Charles 'Chuckie' O'Brien, Hoffa confidant and suspect, dies at 86
The man who, for decades, called himself Jimmy Hoffa's foster son and who was believed to be involved in the disappearance of the labor leader has died.
Charles Lenton "Chuckie" O'Brien died Thursday, February 13, 2020 in Boca Raton, Fla., of a heart attack, according to his stepson Jack Goldsmith. He was 86.
Mr. O'Brien was a close aide and constant companion of the Teamsters Union leader in the 1950s, '60s and early '70s. And after Hoffa's mysterious disappearance on July 30, 1975, Mr. O'Brien became a leading suspect in the investigation after the government publicly accused him of picking up Hoffa and driving him to his death.
Goldsmith, a professor at Harvard Law School, announced the news on the blog he co-founded, "Lawfare."
He described Mr. O'Brien as "a great father."
"He became my father when I was at a vulnerable point in my life at age 12," Goldsmith wrote. "Despite the unbearable pressures of the Hoffa investigation, Chuckie was a constant source of love, stability, encouragement and even inspiration."
Mr. O'Brien was born December 20, 1933 in Kansas City, Mo., to Sylvia Pagano and Charles Lenton O'Brien Sr.
Mr. O'Brien lived in Kansas City until the age of six when he moved to Detroit with his mother after his father abandoned the family. His mother met Jimmy Hoffa in Detroit and grew close with the Hoffa family. Mr. O'Brien met Hoffa at nine and spent a lot of time during his teenage years with the labor leader, Goldsmith wrote.
He began to travel with Hoffa on weekends beginning in 1952. In 1957, when Hoffa became president of the Teamsters union, Mr. O'Brien became his special assistant. From that point until Hoffa went to jail in March 1967, the two men were practically inseparable. They were so close, and Hoffa treated Mr. O'Brien with such affection, that many people thought Hoffa was his biological father. Mr. O'Brien was such a well-known loyal confidante that Mario Puzo used him as a model for the character of Tom Hagen, the adviser to Don Corleone, in “The Godfather,” Goldsmith said in his blog.
Over the years, Mr. O'Brien has been portrayed numerous times on TV and in movies about Hoffa's disappearance, most recently being played by Jesse Plemons in Martin Scorsese's Netflix hit "The Irishman."
"Chuckie’s life was full of tragedy and disappointment. But he had an enormously big heart, and everyone who knew him loved him despite his foibles," said Goldsmith. "He was funny, often hilarious; he was generous to a fault; he was a talker; and he was friendly with everyone. And despite setback after setback over the decades, and despite a great deal of anger, frustration and disappointment, he had an upbeat, even cheerful presence."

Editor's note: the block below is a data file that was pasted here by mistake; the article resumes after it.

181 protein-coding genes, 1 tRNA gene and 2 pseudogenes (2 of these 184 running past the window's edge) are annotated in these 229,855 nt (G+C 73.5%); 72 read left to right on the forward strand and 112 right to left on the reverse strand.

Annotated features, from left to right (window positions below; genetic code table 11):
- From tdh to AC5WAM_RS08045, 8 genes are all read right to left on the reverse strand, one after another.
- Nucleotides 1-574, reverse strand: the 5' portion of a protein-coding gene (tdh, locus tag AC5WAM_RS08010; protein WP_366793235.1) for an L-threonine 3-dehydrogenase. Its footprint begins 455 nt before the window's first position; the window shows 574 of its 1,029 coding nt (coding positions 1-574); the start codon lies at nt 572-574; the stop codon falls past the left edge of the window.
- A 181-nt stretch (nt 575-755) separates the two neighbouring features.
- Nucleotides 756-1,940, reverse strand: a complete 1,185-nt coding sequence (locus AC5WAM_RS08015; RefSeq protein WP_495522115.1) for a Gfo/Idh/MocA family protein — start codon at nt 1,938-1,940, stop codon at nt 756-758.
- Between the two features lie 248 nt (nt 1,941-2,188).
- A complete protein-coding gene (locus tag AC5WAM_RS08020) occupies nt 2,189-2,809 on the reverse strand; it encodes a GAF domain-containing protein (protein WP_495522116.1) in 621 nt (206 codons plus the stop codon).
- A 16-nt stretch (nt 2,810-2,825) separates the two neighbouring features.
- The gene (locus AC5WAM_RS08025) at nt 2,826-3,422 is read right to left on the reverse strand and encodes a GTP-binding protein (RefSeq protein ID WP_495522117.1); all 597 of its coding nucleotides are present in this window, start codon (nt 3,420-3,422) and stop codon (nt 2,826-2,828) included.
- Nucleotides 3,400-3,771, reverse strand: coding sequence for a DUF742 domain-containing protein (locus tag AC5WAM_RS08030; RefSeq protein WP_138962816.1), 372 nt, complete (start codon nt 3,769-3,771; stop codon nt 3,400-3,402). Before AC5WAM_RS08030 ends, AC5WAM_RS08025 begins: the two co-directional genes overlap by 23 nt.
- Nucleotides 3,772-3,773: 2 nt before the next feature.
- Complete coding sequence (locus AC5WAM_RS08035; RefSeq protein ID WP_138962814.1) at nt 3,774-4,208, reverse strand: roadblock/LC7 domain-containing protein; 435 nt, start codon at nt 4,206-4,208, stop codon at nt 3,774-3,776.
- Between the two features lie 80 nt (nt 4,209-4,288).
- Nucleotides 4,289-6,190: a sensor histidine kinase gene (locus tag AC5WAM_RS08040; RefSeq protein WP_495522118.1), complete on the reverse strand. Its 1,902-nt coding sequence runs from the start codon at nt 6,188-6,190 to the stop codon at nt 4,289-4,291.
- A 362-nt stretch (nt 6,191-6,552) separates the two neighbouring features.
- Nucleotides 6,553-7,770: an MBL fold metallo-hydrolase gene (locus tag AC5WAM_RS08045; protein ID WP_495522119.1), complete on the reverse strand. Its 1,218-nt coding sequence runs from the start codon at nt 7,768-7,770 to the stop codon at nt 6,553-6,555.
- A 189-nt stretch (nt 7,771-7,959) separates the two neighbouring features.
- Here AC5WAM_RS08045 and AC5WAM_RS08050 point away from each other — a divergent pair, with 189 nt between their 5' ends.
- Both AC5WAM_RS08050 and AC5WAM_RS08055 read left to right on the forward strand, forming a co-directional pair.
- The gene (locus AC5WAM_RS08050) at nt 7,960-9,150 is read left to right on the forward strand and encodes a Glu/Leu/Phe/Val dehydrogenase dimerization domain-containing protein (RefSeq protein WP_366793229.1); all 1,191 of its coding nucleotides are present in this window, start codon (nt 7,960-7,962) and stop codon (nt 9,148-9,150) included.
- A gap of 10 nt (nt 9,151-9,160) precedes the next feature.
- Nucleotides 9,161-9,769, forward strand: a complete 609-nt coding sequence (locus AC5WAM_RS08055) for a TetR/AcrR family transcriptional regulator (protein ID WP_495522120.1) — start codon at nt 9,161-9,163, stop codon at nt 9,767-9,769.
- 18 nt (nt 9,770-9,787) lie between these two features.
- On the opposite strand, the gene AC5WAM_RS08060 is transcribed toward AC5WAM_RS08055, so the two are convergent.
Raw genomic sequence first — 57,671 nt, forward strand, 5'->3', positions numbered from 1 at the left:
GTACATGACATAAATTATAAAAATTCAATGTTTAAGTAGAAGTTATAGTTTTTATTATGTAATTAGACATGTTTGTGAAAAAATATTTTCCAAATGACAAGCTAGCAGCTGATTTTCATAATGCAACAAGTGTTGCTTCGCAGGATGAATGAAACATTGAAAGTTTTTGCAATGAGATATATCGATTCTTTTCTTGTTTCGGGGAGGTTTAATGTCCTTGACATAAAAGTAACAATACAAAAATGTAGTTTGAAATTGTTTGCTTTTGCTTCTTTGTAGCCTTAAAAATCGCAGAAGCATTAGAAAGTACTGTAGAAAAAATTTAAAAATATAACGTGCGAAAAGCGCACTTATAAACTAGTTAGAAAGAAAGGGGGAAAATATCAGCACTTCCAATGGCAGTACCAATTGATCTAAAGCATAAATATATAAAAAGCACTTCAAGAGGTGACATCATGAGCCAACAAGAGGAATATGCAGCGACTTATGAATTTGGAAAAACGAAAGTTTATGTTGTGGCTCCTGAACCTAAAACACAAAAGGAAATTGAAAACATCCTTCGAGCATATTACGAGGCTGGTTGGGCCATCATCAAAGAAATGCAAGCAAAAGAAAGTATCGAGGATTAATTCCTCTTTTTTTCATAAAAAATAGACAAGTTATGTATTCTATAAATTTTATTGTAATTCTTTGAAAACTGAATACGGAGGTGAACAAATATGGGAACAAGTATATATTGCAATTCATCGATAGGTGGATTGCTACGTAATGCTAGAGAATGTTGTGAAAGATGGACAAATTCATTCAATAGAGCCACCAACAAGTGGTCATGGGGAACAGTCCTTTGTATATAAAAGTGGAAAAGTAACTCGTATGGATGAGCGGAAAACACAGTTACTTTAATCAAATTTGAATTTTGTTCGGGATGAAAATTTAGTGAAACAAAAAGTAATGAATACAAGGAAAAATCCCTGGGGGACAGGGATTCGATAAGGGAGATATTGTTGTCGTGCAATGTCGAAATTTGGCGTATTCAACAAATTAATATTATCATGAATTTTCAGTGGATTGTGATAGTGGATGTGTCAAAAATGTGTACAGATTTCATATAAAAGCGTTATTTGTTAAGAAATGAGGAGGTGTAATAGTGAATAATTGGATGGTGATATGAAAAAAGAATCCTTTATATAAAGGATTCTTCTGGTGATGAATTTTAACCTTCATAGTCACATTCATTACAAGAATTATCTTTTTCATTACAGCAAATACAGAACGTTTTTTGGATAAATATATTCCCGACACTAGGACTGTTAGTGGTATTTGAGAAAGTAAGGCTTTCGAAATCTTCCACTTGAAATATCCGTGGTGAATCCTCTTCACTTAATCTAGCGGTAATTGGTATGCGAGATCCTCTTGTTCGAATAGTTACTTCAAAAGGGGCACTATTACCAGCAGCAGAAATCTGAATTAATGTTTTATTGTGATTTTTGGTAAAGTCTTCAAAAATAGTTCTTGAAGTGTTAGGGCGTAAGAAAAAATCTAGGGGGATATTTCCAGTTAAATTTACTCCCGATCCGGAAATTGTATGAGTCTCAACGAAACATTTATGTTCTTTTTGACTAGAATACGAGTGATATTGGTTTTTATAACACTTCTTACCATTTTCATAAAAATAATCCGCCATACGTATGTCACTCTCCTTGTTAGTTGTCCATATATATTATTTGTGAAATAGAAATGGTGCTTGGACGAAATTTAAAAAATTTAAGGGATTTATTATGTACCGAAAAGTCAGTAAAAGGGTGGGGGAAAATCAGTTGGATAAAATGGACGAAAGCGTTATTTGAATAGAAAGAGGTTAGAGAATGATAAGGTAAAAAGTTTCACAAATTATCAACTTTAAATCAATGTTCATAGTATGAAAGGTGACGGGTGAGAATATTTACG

During a 2006 interview, Mr. O'Brien said he viewed Hoffa as a father figure. He was a child when Hoffa took him in, along with his mother. He had been questioned about the disappearance at least a dozen times by FBI agents. In 2001, the FBI matched a hair to Hoffa that was found in a car that Mr. O'Brien was driving the day Hoffa disappeared.
The car belonged to the son of reputed Mafia figure Anthony Giacalone, whom Hoffa was supposed to meet along with New Jersey Teamsters boss and mob associate Anthony "Tony Pro" Provenzano at a restaurant. Hoffa phoned his wife to say neither man showed, and that was the last anyone ever heard from him.
Mr. O'Brien adamantly denied having any role in whatever happened to Hoffa, or knowing anyone who did.
"It's very frustrating. I have so much inside, my love for him and his family," Mr. O'Brien said during a 2006 interview. "How long can you keep talking to people and being honest with people?"
Hoffa was Teamsters president from 1957 to 1971. The FBI has said his disappearance was probably connected to his attempts to regain power in the union. Mr. O'Brien said in that interview it also was known that Hoffa intended to testify before the special U.S. Senate investigative panel, known as the Church Committee, about Mafia involvement in U.S.-backed plots to assassinate Cuban President Fidel Castro.
"I think a disappearance is very hard. If somebody doesn't want you to be found, you won't be found," Mr. O'Brien said in the interview.
In addition to Goldsmith, Mr. O'Brien is survived by his wife Brenda; his daughter Josephine and his son Chuckie; two other stepsons, Brett and Steven; and numerous grandchildren.